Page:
Insomnia (2002) Review

Where do you go after making a film as critically and commercially acclaimed as Memento? That was the problem facing hotshot director Chris Nolan, after the cult psychological thriller garnered a legion of fans and even an Oscar nomination. Rather than attempt to outdo himself, Nolan decided to take stock of his options and become a 'director-for-hire', bizarrely choosing to remake the Norwegian modern classic Insomnia, directed by Erik Skjoldbjærg and released in 1997. Whether it's necessary to remake recent foreign films or not is another debate, but the remake of Insomnia has an all-star, Oscar-winning cast that includes Al Pacino, Robin Williams and Hilary Swank. The buzz stateside has been very good.




Two LA cops Dormer (Al Pacino) and Eckhart (Martin Donovan) are sent to a small Alaskan town to investigate the murder of a teenage girl. Tensions are rife between the two cops, as Donovan is about to strike a deal with Internal Affairs in turn for exposing some of the shadier dealings of his partner. However, when involved in a foggy chase in pursuit of the suspected murderer, Dormer accidentally shoots his partner, killing him instantly. Rather than admit his mistake, Dormer embarks on a cover-up mission, and even goes so far as striking a pact with the actual murderer (Robin Williams) being investigated in order to deviate the Internal Affairs attention. Soon, the strains on Dormer start to show...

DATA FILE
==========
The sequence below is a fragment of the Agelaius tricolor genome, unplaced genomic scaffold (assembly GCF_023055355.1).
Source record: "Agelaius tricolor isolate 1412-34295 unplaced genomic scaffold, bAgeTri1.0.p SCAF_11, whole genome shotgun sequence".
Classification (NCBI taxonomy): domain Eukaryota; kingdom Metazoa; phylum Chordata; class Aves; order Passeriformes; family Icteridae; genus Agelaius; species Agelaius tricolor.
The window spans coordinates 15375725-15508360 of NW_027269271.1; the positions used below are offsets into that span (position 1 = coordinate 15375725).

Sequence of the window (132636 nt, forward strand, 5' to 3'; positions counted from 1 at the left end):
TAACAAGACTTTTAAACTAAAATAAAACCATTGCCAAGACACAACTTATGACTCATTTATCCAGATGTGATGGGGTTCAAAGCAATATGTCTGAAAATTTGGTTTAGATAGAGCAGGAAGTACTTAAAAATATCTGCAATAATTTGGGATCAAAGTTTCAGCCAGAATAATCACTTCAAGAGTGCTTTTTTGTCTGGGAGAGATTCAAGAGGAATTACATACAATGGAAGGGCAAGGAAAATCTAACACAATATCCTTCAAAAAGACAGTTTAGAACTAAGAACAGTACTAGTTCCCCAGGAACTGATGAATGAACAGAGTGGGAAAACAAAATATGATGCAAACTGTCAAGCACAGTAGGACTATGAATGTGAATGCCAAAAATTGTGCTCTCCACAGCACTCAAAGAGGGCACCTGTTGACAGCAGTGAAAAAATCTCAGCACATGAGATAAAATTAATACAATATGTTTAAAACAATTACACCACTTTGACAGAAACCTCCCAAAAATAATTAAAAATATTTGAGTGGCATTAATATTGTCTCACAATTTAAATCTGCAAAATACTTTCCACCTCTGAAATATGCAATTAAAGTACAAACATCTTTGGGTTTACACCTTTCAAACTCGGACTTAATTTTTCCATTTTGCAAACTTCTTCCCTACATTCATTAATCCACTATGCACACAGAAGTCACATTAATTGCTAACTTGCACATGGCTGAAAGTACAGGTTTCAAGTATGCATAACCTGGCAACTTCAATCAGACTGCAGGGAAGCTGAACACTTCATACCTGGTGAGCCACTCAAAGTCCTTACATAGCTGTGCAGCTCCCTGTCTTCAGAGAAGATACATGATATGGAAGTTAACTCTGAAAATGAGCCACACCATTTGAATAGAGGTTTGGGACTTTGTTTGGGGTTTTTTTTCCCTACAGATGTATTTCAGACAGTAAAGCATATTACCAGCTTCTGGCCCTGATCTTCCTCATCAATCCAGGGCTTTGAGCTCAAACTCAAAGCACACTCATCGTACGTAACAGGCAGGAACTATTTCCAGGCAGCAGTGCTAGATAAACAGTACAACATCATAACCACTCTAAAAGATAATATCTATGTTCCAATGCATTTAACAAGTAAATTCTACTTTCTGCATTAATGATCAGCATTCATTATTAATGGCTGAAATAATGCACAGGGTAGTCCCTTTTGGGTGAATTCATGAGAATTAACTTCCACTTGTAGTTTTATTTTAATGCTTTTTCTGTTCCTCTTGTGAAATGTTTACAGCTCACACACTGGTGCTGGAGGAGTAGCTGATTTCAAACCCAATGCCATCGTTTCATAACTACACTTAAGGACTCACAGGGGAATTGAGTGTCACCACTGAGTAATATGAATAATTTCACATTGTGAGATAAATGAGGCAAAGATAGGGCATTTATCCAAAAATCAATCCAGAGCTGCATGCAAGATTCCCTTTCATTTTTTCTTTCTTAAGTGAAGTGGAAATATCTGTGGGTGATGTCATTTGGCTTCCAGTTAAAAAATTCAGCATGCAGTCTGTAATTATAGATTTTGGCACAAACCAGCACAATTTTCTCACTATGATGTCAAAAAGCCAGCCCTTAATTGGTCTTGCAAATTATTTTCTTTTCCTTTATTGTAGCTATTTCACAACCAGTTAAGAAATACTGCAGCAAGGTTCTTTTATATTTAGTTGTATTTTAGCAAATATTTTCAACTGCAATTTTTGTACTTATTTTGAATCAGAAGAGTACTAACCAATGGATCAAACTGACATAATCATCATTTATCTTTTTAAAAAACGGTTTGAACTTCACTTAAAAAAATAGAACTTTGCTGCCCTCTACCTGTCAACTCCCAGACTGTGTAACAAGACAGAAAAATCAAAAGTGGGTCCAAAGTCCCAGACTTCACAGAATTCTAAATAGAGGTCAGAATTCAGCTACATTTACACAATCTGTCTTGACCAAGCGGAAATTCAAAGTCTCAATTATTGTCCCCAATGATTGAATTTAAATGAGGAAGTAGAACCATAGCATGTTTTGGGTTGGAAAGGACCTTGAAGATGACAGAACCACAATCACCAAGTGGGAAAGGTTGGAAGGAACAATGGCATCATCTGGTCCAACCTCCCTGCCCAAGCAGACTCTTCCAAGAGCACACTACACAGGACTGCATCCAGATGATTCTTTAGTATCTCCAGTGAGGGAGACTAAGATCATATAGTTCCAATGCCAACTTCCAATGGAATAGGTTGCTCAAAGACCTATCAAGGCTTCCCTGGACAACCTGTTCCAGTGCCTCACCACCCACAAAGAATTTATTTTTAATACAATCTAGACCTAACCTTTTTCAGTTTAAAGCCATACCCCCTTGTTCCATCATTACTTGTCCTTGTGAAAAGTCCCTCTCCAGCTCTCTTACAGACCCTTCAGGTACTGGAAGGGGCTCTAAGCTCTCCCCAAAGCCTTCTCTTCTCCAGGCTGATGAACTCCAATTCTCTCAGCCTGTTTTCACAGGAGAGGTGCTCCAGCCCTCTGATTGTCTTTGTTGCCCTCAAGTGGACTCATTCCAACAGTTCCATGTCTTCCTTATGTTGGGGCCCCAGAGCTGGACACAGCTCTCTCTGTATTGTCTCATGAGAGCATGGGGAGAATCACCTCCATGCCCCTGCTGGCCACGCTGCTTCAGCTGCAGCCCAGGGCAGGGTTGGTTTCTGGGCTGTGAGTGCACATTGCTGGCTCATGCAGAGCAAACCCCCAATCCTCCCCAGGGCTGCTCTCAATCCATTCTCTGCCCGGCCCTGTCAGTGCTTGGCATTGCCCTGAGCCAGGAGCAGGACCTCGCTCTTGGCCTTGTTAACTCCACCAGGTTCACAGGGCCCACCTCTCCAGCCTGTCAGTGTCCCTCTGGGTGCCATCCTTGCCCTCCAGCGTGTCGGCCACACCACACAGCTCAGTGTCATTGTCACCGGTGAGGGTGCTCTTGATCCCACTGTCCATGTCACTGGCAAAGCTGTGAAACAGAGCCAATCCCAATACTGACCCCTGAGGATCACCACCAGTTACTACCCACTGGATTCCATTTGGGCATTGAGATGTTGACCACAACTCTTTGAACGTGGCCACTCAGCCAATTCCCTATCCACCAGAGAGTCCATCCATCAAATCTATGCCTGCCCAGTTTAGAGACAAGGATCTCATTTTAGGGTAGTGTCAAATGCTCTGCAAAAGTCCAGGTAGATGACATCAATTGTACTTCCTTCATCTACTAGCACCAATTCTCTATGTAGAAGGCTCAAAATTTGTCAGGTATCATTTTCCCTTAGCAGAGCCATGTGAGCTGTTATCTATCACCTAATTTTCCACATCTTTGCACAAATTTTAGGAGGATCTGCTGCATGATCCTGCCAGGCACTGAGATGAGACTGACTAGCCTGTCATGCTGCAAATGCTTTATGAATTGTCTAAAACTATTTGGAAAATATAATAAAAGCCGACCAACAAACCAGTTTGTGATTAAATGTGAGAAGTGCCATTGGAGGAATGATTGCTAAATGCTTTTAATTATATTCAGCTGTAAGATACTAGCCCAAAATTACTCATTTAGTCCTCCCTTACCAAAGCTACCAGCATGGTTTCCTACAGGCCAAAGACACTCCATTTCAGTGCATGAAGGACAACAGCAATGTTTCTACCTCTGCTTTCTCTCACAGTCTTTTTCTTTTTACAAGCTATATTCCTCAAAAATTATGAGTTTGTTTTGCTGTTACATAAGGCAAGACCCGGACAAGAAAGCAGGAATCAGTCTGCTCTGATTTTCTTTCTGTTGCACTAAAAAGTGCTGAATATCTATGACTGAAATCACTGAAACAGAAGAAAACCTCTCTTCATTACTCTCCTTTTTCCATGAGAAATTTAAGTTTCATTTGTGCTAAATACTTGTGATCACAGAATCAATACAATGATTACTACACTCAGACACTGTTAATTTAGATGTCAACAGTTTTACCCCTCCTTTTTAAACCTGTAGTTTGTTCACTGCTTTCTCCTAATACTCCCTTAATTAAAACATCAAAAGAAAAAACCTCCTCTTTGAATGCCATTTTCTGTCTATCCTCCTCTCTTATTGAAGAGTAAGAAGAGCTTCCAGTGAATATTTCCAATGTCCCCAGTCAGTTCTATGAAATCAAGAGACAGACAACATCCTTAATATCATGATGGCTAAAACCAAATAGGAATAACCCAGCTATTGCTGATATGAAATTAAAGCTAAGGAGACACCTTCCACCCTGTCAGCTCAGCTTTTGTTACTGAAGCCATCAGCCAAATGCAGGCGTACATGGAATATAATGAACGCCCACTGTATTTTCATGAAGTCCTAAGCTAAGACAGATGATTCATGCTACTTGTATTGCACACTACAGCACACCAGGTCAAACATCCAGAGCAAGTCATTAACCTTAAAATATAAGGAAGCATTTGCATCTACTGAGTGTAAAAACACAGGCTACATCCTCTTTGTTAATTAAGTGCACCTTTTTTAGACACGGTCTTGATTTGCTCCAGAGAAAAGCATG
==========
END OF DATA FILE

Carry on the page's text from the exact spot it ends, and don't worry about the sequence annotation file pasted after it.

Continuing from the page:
Firstly, Insomnia is nowhere near as good as the original. Nolan's effort lacks the effective unsettling tension that the original evoked, and at times the remake suffers from excessive shot-lingering that flattens the pace. The performances in the Hollywood version are also uninspired. Pacino seems to be going through the motions, and Williams doesn't do anything special in his stock 'killer' role. Hilary Swank and Martin Donovan both turn in fine performances, and yet the film under-uses their talents, particularly Swank, who surely deserves to be higher than third-billed in an industry where Sandra Bullock still leads mediocre films. Maybe this is the film's problem, in that it offers nothing in the way of any premise that is intriguing. Pacino has played so many cops traumatised by anguish and strain before, and Williams has played the kooky oddball before. If they had switched roles, maybe the film would have been more interesting.

Insomnia is a film that people are queuing in their desire to like, based on its cast and the previous offerings of its director. Unfortunately, all of the goodwill in the world on the part of the audience won’t elevate the film above its average level of quality. Quite simply, there is nothing new, and nothing adventurous about the film. This is a real pity, as on occasions Insomnia showcases tremendous potential. Some of the atmospherically eerie settings the film exhibits are almost pure cinematic tension, and the musical score by David Julyan is deliberately overpowering and excessively moody. The real production highlight is the cinematography by Wally Pfister, who casts a looming mist of angst and despair over proceedings.




Whilst Insomnia certainly isn't a classic, it most certainly isn't a bad film. The unfair thing for Nolan is that Memento will play heavily on the minds of the audience, and they will mostly be disappointed with the standard thriller on show in Insomnia. If you manage to shake all of your preconceptions before locating your seat at the cinema, you just might enjoy the film.

Overall

6

out of 10

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